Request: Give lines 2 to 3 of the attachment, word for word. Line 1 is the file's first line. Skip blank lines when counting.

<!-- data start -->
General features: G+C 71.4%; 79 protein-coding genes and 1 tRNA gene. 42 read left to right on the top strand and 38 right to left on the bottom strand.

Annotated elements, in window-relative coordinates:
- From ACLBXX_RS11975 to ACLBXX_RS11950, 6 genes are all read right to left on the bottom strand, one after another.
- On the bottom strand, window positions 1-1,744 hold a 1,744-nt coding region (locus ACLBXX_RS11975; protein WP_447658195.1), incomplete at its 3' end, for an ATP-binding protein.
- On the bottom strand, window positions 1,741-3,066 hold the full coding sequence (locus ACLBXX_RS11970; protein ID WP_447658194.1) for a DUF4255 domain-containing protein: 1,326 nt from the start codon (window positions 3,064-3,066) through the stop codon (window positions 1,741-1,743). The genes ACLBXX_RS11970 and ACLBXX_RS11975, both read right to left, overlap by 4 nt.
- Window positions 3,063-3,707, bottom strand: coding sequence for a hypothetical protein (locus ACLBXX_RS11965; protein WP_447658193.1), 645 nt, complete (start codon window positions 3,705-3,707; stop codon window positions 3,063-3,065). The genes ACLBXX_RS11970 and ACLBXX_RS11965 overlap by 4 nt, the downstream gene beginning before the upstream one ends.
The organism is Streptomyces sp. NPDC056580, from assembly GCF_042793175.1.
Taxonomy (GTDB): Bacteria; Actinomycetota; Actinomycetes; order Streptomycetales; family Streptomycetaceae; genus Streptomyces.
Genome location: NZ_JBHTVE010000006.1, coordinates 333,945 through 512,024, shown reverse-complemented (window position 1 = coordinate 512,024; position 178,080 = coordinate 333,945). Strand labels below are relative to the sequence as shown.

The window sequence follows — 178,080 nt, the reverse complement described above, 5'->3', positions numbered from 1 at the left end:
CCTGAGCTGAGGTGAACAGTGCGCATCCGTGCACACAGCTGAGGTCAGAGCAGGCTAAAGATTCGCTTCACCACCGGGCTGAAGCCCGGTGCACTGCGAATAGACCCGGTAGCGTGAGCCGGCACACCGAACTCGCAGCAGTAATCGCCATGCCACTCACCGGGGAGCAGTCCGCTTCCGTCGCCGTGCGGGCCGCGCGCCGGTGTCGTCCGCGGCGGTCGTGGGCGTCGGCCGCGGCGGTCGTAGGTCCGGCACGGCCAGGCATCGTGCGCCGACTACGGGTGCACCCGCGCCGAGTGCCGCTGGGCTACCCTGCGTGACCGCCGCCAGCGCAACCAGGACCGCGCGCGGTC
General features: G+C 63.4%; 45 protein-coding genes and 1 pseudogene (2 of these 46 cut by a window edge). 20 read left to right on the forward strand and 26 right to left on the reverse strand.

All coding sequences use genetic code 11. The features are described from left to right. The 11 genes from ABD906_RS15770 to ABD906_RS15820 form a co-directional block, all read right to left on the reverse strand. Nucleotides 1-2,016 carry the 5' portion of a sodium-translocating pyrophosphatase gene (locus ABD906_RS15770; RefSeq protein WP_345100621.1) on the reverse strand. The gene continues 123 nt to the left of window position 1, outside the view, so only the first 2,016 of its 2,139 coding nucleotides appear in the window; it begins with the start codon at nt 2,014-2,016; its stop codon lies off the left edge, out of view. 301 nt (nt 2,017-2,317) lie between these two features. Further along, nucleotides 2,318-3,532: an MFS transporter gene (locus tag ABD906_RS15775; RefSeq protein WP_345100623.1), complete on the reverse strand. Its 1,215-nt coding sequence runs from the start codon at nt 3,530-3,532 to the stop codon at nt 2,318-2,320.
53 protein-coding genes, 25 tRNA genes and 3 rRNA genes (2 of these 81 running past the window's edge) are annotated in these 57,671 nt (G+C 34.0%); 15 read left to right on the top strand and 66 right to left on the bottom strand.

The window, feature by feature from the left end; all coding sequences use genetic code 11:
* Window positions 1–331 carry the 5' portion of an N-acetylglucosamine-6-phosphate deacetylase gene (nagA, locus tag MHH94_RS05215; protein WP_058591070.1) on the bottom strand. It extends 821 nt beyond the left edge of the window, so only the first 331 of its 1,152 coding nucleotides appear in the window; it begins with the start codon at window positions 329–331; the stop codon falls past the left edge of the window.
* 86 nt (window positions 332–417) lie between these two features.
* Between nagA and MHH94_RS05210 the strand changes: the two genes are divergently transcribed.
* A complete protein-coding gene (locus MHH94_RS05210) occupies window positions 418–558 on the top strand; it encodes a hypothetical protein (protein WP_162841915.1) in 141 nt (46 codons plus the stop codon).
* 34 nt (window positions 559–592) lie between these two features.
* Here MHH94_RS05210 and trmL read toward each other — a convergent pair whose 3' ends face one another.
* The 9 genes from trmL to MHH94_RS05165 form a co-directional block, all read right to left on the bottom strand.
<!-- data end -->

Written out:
Annotated elements, in window-relative coordinates:
- From ACLBXX_RS11975 to ACLBXX_RS11950, 6 genes are all read right to left on the bottom strand, one after another.